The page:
Who Says LA’s Not a Football/Transit Town?
September 6, 2012 Leave a comment
When I think of the great things that have happened in my world so far this year, there are a few that immediately come to mind… Aside from getting engaged (which obviously tops the list), it’s hard not to recognize the greatness of the Metro Expo Line opening and the USC football season starting.
When the Expo Line opened in April, it dramatically changed the way I commute to work from Downtown LA to Culver City. It gave me time to read every day, something I had seriously been missing, and put me on my bike at the end of the ride, getting me out in the beautiful Los Angeles weather, if only for a few minutes each day. It also saved me a ton of gas money, stress, and wear & tear on my car. And it wasn’t just for work, I’ve written before about some of the great adventures I’ve had on the Expo Line. Ridership is already above predictions for this point in time, and on it’s way to meeting projections far into the future. It’s crowded even late into the night… And yet people say LA isn’t a transit town.
So, here we are in September now, with the dawn of another great football season. Of course, USC Football starts every year, but this year is special. I haven’t been this excited for football season in a long time. Coming off of a two year bowl ban, USC opened the season ranked #1, and played a great game against Hawaii to start 1-0. There’s a good chance they could go undefeated, or close to it, this year and play in the National Championship Game. Three games (including last weekend’s season opener) are already sold out (over 93,000 tickets each), and at least two of the remaining three look to be so soon… And yet people say LA isn’t a football town.
The best part of all this, however, is the way in which these two things relate to each other. This week marked the first time you could take rail transit to a USC Football game in over 50 years (see a photo from the previous era, here). Metro is reporting that about 8,000 people took the Expo Line to the game. That’s over 16,000 boardings on the line just for the game (which is not far below the average amount for an entire regular day!), and they say that many of these riders transferred to other lines or busses as well, resulting in about 22,000 systemwide boardings related directly to the football game. The Source has some more details and photos, here.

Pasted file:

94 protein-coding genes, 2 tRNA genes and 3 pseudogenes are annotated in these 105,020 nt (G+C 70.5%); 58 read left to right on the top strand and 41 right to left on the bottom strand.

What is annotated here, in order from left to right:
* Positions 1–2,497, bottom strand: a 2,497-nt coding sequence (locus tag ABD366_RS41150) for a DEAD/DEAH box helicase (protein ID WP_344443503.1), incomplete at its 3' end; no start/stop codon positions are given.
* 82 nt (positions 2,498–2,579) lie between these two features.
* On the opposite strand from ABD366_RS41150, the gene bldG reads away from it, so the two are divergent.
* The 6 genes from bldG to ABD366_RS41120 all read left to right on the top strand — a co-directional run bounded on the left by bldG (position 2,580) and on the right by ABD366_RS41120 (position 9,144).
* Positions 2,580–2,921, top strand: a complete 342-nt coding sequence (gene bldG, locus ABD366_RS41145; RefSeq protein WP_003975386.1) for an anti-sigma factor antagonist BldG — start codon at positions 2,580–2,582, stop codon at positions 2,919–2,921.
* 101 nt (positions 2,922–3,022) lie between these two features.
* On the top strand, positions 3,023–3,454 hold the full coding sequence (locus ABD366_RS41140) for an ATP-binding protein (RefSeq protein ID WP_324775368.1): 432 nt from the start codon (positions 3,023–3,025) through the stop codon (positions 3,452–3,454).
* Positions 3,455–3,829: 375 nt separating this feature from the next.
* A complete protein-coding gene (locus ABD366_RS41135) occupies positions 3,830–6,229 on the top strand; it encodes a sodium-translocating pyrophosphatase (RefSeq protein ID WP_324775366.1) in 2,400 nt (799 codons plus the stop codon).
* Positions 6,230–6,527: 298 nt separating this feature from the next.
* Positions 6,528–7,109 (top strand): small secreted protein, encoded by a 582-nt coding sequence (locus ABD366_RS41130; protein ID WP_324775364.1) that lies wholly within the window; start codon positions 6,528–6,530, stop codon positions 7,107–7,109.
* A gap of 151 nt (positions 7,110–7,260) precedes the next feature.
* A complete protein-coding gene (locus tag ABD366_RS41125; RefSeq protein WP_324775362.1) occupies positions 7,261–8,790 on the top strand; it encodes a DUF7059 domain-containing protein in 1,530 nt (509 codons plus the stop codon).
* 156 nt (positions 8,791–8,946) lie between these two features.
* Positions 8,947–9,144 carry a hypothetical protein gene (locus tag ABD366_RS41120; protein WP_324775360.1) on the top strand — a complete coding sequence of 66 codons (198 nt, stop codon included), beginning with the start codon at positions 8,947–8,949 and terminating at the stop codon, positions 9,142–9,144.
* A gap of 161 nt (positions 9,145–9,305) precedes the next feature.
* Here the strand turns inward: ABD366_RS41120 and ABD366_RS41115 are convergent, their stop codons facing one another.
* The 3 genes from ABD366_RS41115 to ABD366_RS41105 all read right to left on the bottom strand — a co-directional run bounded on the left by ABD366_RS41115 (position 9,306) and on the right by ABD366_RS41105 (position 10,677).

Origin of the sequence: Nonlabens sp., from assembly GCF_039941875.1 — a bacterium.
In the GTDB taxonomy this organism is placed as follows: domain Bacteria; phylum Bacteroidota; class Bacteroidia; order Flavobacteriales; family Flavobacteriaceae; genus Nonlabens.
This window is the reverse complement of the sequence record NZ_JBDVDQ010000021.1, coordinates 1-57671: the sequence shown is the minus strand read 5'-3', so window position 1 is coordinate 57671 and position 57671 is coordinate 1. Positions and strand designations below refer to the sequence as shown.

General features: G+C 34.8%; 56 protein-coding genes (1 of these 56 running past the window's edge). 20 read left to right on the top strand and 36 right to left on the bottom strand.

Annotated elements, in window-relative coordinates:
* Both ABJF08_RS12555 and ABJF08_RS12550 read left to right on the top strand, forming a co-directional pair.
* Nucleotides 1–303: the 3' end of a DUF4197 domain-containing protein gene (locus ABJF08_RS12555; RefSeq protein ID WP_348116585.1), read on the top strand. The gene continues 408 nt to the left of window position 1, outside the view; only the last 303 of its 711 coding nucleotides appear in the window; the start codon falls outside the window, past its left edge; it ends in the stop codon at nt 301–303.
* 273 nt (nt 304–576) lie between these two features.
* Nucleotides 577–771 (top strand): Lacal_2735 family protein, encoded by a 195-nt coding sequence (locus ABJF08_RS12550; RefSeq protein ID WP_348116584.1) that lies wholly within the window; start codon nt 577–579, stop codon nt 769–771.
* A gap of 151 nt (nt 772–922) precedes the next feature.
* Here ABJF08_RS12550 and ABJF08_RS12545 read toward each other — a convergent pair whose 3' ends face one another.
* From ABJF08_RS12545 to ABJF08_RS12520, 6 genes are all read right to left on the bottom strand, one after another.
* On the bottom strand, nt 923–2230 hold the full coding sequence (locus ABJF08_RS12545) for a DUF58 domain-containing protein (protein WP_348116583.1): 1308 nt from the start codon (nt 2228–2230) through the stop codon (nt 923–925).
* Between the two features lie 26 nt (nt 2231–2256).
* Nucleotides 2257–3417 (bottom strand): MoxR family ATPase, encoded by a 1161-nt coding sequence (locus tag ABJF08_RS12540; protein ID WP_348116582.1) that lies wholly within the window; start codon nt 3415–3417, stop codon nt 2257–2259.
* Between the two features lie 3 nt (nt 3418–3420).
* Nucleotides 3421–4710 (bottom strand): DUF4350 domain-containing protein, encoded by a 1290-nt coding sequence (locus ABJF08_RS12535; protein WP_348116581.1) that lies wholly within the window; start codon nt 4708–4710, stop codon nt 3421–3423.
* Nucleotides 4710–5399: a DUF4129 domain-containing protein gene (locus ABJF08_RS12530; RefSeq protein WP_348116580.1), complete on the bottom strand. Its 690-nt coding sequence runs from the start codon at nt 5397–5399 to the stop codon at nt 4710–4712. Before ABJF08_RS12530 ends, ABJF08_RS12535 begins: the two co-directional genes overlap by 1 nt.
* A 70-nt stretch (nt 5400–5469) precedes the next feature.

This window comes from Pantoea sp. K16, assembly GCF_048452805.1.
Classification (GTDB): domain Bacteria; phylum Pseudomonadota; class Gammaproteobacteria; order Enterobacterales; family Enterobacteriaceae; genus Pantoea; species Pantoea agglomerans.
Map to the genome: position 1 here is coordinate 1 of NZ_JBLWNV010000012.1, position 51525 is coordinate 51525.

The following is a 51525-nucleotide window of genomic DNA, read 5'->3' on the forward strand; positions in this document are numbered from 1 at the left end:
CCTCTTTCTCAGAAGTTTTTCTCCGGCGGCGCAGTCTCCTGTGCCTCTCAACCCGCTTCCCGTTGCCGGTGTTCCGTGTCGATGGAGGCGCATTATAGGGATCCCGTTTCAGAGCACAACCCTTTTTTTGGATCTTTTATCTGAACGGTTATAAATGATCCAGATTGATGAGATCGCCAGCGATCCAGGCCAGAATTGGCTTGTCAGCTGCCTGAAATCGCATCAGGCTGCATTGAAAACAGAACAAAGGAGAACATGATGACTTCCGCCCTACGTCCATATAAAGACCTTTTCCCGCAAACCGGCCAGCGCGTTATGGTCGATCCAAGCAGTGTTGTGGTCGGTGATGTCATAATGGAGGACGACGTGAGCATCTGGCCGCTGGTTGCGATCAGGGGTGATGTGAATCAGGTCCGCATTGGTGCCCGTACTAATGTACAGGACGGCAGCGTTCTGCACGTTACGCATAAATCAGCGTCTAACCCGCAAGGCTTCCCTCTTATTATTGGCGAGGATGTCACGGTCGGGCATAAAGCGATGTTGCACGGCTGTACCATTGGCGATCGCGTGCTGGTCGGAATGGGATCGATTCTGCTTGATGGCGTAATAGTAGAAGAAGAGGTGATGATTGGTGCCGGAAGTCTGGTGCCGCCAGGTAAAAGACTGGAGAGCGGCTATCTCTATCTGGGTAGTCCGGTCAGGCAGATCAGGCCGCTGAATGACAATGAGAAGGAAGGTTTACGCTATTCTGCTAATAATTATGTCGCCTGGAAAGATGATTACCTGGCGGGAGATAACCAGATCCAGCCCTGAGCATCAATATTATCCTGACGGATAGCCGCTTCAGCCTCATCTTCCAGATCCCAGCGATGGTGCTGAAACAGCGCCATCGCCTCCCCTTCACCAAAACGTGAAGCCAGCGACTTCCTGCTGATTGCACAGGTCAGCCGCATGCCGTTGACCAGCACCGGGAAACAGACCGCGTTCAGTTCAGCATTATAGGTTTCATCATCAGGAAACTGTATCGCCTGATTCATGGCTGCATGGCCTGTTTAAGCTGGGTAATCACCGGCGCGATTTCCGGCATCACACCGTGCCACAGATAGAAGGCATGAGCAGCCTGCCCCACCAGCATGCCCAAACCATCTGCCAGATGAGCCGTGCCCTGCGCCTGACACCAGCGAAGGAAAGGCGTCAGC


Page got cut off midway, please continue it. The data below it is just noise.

The 8,000 riders represent over 8.5% of the total announced attendance of 93,607. Though the game was a sellout, there were clearly (as with any sold out event) some seats open throughout, and I’d push that percentage up even a little higher. This is great for the first time! There are 5 more home games, and I have no doubt that actual ridership, as well as the total percentage of fans who arrive via the Expo Line, will continue to grow.
I took the Red Line and the Expo Line to get there, and it was a breeze. Customer service reps were everywhere for riders less well versed in riding the trains, and crowd control around the Expo Park/USC crossing was superb.
All of this proves that yes, Metro can handle the crush of crowds that enter or leave big events in small time periods, fans are willing to take Metro to sporting events, and LA loves to watch a football game. Put a good team on the field and you’ll have thousands of people willing to show up by train and watch them play. These numbers will only go up.
Also this week, Tim Leiweke updated followers of Farmers Field on the project’s status. The stadium, like the Coliseum, would be situated one block from the Expo Line (and the Blue Line, and only a few from the Red and Purple Lines). Here’s a quote, and you can watch the whole video below.
It cannot be just a standalone stadium. This must be fully integrated into urban planning that not only gives us every chance to use mass transportation… but takes the economic wins from that football stadium to create other economic projects…
To anyone who says LA isn’t a transit town or isn’t a football town… It ain’t the 90′s anymore. LA really is becoming both a transit town and a football town.